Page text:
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Click: Happy Birthday, Richard Avedon

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RICHARD AVEDON
ASSOCIATED PRESS

Dick Avery: "Holy Moses! You look fabulous! Look, stop. Stop!"
Jo Stockton: "I can't stop. Take the picture."
Dick Avery: "Stop!"
Jo Stockton: "I don't want to stop. I like it. Take the picture. Take the picture!"

Audrey Hepburn and Fred Astaire in the memorable scene from Stanley Donen's 1957 romantic comedy Funny Face. It is well known in the fashion industry that Astaire's Dick Avery was based on the iconic photographer Richard Avedon. May 15 would have been Mr. Avedon's 91st birthday. A prolific artist boasting an influential oeuvre of fashion, reportage and portrait style photography, Richard Avedon is an indelible figure in the historical landscape of photography. Happy Birthday, Mr. Avedon!

Richard Avedon was born in 1923 to Anna and Jacob Avedon in New York City. His family owned a successful clothing store called Avedon's Fifth Avenue. Avedon's familial introduction into the fashion world ignited an aesthetic passion for photography at an early age. When he was 12, he joined the YMHA Camera Club and snapped his first photographs with a Kodak Box Brownie. Avedon's first model was his younger sister, Louise. These early images were a youthful prelude to his future masterpieces.

In 1942, Avedon joined the U.S. Merchant Marine Academy, photographing countless crewmen for ID cards. Avedon captured a myriad of faces in stark black and white against empty white backgrounds. These recurrent images, mere standards of procedure, remained fixed in the mind of the impressionable young photographer. Upon returning to New York City, Avedon studied photography under Alexey Brodovitch, the celebrated art director of Harper's Bazaar, who would later hire Avedon to work as a staff photographer. In 1947, Avedon travelled to Paris to cover the fall and spring collections. Creatively collaborating with legendary editor Carmel Snow, Avedon dramatically posed models throughout Paris -- revolutionizing the art of fashion photography.

Funny Face gloriously romanticizes Avedon's Parisian odyssey. In a delightful montage that pops in vibrant Technicolor, Dick Avery excitedly shouts directions to an eager Jo Stockton, whose dramatic poses and flowing gowns echo Avedon's real life models. For example, Renée, The New Look of Dior, Place de la Concorde, Paris, August 1947 features a model spinning round, the back of her head facing the camera. Her twirling dress and unorthodox pose echo a dynamic Whirling Dervish, unlike the stuffy studio images of conventional fashion models. Elise Daniels and Monique, Hats by Schiaparelli, Café Flore, Paris, August 1948 features two radiant models exchanging banter at a café. The spontaneity of the image suggests a sense of casual practicality absent from former studio photographs. Dovima with Elephants, Evening Dress by Dior, Cirque d'Hiver, August 1955 shattered conventionality with the juxtaposition of lithe model Dovima against massive, roaring elephants. Dovima's lissome arms and legs mirror the elephants' curled trunks and arched legs, forming a visual link in this unconventional shot. Timeless images such as Nastassja Kinski's reptilian adornment, Veruschka's flights of fancy, and Carmen Dell'Orefice's magnificent 1957 Harper's Bazaar spread, Nightlights, will forever epitomize the art of fashion. From Diana Vreeland's Vogue to Tina Brown's The New Yorker, Avedon innovatively collaborated with the most esteemed editors in the fashion and magazine industries.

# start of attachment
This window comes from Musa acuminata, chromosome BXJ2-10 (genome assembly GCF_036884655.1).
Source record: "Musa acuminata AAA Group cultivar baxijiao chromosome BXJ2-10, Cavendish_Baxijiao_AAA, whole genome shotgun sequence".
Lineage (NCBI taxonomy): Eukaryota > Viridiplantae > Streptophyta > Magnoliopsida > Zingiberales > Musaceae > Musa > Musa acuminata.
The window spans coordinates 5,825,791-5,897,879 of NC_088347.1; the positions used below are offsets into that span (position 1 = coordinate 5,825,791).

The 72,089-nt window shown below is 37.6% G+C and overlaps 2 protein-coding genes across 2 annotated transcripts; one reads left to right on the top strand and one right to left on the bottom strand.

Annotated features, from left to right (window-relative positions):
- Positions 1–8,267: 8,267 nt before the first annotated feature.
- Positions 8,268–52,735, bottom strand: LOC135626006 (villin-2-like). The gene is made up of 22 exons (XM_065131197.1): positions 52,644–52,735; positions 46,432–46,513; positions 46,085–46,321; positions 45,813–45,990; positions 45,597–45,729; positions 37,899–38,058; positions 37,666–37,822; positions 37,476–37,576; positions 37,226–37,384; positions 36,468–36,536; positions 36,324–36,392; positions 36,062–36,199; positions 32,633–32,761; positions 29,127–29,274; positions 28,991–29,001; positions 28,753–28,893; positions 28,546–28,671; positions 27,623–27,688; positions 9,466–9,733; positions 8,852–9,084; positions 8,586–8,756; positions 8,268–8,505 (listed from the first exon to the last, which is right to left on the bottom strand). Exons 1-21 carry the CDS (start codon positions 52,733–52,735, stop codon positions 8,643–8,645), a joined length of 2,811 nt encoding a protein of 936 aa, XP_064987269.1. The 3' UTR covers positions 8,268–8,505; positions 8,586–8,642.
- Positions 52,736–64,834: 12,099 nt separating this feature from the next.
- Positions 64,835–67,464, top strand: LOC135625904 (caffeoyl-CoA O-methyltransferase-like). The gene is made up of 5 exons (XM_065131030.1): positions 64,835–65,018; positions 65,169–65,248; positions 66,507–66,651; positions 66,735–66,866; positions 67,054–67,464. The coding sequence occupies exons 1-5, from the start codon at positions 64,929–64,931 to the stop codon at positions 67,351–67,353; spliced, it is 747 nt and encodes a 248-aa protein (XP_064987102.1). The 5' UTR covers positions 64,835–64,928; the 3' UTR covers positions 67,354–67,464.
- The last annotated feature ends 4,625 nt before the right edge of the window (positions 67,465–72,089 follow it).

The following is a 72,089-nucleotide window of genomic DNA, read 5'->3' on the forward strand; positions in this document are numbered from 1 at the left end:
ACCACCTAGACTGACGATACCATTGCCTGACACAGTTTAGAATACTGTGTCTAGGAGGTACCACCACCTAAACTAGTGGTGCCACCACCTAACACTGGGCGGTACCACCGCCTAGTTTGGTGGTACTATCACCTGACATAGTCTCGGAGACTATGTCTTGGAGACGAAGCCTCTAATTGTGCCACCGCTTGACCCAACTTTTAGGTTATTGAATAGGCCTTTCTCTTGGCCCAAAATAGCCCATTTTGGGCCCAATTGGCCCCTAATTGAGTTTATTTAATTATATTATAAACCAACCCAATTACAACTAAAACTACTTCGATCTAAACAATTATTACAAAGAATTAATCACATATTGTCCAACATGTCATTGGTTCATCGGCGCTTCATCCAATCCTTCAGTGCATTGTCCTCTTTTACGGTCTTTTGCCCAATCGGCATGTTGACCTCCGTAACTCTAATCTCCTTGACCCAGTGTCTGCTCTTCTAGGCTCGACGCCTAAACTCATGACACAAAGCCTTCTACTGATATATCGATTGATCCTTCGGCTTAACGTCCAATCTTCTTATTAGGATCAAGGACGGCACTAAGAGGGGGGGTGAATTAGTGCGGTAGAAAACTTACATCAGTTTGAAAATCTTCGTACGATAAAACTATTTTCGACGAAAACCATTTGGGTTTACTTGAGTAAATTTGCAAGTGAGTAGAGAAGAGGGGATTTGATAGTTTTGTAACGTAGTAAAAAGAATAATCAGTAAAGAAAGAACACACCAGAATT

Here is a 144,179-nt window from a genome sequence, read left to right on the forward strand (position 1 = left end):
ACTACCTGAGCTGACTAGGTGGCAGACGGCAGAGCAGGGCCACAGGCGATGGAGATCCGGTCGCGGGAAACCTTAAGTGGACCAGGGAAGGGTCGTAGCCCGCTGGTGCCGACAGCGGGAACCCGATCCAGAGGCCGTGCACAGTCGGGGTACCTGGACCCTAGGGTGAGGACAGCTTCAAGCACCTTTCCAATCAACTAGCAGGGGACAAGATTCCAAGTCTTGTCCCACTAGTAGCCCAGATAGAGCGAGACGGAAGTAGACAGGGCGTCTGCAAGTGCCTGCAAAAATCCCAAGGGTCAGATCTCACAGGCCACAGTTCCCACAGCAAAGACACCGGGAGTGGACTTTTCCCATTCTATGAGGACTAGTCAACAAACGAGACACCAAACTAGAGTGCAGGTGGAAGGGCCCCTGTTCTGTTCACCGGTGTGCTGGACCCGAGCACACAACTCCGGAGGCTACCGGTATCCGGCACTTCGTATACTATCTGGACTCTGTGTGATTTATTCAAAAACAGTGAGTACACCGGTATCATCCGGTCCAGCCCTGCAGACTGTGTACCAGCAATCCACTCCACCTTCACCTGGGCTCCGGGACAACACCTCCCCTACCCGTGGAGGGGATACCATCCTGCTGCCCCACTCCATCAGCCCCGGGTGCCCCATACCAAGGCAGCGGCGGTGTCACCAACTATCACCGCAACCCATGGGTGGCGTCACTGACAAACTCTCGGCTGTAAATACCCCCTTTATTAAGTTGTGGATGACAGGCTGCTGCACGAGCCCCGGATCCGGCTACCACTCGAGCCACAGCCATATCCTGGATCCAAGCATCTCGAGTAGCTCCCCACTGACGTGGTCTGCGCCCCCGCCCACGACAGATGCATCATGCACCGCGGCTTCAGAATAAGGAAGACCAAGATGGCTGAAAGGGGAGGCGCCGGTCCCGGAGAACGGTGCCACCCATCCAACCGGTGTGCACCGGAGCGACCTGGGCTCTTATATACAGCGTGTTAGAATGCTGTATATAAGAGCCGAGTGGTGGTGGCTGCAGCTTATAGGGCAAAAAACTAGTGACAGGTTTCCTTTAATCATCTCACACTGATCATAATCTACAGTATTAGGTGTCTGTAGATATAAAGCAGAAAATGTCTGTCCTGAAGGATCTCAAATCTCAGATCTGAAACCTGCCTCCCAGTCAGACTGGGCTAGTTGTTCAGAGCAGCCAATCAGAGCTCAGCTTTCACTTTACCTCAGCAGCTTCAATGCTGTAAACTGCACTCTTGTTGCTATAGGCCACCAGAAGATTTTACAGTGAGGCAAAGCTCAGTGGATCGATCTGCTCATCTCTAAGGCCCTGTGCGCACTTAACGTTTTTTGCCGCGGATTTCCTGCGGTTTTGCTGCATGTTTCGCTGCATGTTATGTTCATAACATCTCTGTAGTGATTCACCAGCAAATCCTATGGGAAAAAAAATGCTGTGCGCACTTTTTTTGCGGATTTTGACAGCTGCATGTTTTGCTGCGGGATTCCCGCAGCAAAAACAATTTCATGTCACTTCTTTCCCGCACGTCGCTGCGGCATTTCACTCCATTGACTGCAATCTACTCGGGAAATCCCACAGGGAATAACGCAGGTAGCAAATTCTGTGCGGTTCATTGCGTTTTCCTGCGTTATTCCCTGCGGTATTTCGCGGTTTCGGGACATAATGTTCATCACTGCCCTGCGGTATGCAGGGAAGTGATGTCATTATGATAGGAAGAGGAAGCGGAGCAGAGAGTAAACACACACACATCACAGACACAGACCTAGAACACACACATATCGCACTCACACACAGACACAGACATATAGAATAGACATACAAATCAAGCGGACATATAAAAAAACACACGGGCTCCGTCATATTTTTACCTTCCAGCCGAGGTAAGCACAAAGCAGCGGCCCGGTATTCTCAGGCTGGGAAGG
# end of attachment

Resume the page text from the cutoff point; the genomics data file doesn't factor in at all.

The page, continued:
While Avedon's fashion photography is certainly his most celebrated and recognizable work, it is his portraiture that acutely reveals the psychological complexities of both the subject and the artist. With his notoriety secured, Avedon photographed countless actors, artists, dancers, novelists, poets and politicians. His minimalist, stark portraits evoke those of the early merchant marine ID cards. The simplicity and austerity of the images erased all distractions from the sole focus: the human face. Marilyn Monroe, actor, New York, May 6, 1957, unlike the ubiquitous images of Monroe as a glamorous bombshell, reveals a lost woman caught adrift in a cult of celebrity. Katherine Anne Porter, eyebrows raised, meets our gaze with unflinching curiosity. Gabrielle "Coco" Chanel dramatically arches her neck while pursing her lips. A proud, yet, forlorn Rose Fitzgerald Kennedy faces us attentively and assuredly. Chipper Tony Blair enthusiastically extends his hand. Avedon, through his photographic medium, preserves essential elements of his subjects. He explores the contours of the faces with the skill of a plastic surgeon and, carefully, almost mysteriously, captures profound emotional honesty with one click of the shutter. Thus, the portraits are as psychologically enlightening as they are aesthetically appealing.

Richard Avedon is an artist whose breadth of work is as rich as it is compelling. With an oeuvre spanning a lifetime, Avedon presented the world with an array of timeless fashion photographs, insightful portraits and influential reportage. His coverage of the Vietnam War, observations of life within psychiatric institutions, and exploration of rural, working class life titled In the American West (1985) attest to Avedon's profound concern for social justice and reform. His images encompass eternal beauties, as well as raw realities, which create a visual dialogue that will forever be left open to interpretation.

Avedon mused: "Sometimes I think all my pictures are just pictures of me. My concern is... the human predicament; only what I consider the human predicament may simply be my own."

Avedon's spin on the modern "Selfie." ...CLICK!

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